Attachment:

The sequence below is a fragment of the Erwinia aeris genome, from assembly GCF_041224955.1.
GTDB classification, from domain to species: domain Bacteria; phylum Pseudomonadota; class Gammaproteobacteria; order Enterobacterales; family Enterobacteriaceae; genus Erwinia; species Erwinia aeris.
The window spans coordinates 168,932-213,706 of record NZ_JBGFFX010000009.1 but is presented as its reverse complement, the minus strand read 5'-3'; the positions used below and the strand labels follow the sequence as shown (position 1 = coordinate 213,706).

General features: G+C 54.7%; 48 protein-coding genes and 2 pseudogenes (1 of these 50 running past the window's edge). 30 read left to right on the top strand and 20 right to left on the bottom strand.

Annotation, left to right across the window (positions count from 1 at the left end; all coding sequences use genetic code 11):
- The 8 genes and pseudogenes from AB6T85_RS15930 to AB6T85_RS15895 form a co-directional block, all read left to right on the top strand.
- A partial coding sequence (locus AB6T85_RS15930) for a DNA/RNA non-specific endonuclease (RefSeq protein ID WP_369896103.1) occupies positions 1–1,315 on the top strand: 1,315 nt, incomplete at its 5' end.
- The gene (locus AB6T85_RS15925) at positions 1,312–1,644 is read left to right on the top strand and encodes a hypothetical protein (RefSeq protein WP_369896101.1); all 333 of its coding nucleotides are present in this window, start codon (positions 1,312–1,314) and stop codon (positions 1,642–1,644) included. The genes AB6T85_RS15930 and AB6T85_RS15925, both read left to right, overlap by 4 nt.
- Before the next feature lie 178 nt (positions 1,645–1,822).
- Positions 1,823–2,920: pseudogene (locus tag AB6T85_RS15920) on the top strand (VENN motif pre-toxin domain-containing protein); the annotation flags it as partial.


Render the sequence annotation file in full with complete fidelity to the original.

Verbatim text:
The sequence below is a fragment of the Erwinia aeris genome, from assembly GCF_041224955.1.
GTDB classification, from domain to species: domain Bacteria; phylum Pseudomonadota; class Gammaproteobacteria; order Enterobacterales; family Enterobacteriaceae; genus Erwinia; species Erwinia aeris.
The window spans coordinates 168,932-213,706 of record NZ_JBGFFX010000009.1 but is presented as its reverse complement, the minus strand read 5'-3'; the positions used below and the strand labels follow the sequence as shown (position 1 = coordinate 213,706).

General features: G+C 54.7%; 48 protein-coding genes and 2 pseudogenes (1 of these 50 running past the window's edge). 30 read left to right on the top strand and 20 right to left on the bottom strand.

Annotation, left to right across the window (positions count from 1 at the left end; all coding sequences use genetic code 11):
- The 8 genes and pseudogenes from AB6T85_RS15930 to AB6T85_RS15895 form a co-directional block, all read left to right on the top strand.
- A partial coding sequence (locus AB6T85_RS15930) for a DNA/RNA non-specific endonuclease (RefSeq protein ID WP_369896103.1) occupies positions 1–1,315 on the top strand: 1,315 nt, incomplete at its 5' end.
- The gene (locus AB6T85_RS15925) at positions 1,312–1,644 is read left to right on the top strand and encodes a hypothetical protein (RefSeq protein WP_369896101.1); all 333 of its coding nucleotides are present in this window, start codon (positions 1,312–1,314) and stop codon (positions 1,642–1,644) included. The genes AB6T85_RS15930 and AB6T85_RS15925, both read left to right, overlap by 4 nt.
- Before the next feature lie 178 nt (positions 1,645–1,822).
- Positions 1,823–2,920: pseudogene (locus tag AB6T85_RS15920) on the top strand (VENN motif pre-toxin domain-containing protein); the annotation flags it as partial.